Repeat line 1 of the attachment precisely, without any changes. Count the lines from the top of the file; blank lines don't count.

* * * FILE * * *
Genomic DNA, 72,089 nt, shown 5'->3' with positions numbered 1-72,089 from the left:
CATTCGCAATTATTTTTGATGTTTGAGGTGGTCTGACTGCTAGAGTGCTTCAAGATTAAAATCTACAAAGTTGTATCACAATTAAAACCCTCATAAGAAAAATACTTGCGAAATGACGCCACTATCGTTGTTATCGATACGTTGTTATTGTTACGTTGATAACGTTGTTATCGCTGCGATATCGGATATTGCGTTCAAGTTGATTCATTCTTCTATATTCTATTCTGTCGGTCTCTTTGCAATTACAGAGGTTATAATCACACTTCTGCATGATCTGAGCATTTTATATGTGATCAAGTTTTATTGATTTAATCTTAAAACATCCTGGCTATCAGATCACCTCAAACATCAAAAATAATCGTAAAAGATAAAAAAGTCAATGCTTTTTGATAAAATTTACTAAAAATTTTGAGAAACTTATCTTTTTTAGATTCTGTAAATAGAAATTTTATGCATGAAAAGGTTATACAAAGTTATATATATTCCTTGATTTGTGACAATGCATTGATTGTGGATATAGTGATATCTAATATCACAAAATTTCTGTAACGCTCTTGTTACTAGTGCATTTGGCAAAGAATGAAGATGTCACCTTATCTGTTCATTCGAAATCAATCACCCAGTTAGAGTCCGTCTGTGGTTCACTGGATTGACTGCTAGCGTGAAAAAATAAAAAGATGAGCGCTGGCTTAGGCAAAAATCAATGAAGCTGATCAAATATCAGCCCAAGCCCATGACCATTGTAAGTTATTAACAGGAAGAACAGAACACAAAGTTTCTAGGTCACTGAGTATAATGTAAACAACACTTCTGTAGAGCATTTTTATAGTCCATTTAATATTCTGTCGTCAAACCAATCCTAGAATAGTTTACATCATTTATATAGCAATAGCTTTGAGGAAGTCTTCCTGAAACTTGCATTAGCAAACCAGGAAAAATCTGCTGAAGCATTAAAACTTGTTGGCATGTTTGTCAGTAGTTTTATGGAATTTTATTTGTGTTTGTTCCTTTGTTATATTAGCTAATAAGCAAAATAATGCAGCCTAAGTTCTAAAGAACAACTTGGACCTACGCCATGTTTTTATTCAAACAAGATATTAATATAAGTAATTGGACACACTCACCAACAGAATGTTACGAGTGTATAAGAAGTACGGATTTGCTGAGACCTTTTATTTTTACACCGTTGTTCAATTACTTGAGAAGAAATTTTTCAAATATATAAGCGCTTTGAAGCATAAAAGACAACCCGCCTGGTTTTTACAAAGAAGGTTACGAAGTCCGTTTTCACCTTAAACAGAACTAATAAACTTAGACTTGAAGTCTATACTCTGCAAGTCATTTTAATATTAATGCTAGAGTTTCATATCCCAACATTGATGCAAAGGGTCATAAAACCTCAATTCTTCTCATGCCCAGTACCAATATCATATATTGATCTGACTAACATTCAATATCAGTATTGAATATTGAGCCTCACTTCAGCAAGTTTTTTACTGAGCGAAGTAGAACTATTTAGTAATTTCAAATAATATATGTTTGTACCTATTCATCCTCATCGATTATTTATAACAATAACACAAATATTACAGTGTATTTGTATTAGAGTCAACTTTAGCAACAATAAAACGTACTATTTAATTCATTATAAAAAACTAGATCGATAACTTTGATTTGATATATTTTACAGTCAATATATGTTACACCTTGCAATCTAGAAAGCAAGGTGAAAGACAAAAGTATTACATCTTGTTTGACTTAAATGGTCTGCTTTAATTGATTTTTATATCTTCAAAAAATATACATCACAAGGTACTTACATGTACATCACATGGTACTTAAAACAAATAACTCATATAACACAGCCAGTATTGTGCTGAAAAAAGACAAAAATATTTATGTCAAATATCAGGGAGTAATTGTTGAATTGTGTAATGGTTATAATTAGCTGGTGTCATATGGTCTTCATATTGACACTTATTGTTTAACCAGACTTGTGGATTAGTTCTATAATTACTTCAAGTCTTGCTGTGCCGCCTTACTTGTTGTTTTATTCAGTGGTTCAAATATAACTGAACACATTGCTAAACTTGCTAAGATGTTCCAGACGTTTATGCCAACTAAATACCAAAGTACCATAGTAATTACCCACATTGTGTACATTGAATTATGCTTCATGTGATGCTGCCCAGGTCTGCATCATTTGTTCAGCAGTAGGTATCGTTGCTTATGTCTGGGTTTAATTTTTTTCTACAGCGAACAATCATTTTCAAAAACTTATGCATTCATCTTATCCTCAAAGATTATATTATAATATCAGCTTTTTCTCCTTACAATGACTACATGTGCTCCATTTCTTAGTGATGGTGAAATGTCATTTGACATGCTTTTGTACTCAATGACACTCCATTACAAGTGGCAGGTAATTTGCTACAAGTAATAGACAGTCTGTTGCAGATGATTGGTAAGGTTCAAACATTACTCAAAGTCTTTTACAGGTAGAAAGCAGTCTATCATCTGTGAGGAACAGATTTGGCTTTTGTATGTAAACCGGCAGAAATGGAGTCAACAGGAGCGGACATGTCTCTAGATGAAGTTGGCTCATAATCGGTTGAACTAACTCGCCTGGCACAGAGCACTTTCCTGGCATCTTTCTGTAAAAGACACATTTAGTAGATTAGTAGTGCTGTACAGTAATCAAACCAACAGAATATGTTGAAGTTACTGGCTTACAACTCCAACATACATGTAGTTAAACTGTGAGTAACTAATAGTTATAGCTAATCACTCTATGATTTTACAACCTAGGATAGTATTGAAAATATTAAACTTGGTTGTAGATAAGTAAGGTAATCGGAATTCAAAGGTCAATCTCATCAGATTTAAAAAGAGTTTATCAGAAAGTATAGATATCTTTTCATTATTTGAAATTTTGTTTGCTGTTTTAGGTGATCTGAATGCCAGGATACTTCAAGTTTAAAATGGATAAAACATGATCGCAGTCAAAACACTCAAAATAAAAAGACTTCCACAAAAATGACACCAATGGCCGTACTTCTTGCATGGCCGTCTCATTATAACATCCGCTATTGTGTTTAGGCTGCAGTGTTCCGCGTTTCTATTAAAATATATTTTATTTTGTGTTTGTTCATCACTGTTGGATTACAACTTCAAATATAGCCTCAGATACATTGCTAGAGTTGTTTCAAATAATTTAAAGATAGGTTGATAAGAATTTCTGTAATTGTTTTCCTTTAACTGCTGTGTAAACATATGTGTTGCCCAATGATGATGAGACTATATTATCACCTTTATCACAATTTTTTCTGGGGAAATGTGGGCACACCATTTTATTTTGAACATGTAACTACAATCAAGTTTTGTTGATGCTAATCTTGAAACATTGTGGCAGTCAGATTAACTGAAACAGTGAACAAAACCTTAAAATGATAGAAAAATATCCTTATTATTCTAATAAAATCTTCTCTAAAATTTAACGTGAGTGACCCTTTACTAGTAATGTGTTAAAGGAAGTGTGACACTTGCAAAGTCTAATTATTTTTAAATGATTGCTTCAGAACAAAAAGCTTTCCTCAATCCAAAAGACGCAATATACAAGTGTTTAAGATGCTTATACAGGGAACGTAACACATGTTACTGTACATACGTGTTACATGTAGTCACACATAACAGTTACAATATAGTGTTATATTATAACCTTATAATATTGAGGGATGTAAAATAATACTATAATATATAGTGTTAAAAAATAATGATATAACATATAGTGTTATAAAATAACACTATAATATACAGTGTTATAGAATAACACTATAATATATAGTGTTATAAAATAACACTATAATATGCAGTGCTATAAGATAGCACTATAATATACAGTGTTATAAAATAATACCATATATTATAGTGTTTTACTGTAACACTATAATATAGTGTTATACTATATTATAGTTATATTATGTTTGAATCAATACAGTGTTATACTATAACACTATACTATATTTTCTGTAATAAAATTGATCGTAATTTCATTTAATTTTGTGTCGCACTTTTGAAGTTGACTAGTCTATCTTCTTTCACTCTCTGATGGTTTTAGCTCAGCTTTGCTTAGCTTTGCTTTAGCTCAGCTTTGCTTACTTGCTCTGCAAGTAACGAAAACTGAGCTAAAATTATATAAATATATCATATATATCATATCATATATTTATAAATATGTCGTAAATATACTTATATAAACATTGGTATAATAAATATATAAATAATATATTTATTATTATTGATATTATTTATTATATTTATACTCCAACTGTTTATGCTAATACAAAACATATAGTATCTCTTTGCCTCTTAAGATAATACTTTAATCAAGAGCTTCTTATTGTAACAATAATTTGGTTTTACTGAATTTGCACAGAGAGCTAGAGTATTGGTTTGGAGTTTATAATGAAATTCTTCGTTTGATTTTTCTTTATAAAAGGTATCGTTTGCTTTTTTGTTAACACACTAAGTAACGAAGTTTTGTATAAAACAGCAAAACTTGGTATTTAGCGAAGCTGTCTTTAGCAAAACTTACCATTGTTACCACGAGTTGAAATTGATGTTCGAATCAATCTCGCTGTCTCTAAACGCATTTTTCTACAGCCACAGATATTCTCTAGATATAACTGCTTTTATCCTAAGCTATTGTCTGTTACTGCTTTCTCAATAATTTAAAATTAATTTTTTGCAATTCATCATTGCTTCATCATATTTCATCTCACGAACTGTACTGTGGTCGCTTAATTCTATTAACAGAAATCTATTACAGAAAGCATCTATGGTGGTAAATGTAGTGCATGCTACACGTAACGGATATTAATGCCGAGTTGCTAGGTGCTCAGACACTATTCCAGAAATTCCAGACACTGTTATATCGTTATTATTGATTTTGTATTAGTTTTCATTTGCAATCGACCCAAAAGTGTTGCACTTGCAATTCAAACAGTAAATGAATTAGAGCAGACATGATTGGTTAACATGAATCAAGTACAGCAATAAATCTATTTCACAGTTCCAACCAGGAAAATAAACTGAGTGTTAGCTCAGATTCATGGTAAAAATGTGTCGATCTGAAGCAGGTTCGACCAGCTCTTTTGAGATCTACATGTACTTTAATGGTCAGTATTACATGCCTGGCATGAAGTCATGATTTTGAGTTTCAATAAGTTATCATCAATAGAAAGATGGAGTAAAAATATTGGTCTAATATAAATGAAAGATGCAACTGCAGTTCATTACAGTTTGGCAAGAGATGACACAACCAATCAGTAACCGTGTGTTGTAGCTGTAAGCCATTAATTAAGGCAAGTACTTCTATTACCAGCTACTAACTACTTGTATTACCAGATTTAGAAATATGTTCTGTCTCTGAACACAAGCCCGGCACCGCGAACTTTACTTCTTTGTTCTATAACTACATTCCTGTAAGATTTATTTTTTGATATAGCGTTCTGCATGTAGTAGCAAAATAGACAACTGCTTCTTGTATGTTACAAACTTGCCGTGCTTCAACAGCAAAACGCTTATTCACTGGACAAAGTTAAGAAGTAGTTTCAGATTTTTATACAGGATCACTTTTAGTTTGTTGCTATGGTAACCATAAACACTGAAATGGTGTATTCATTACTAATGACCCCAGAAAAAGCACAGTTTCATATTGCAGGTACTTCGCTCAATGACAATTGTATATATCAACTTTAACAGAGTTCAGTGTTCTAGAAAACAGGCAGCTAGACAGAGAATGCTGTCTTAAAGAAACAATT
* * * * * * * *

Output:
Genomic DNA, 72,089 nt, shown 5'->3' with positions numbered 1-72,089 from the left: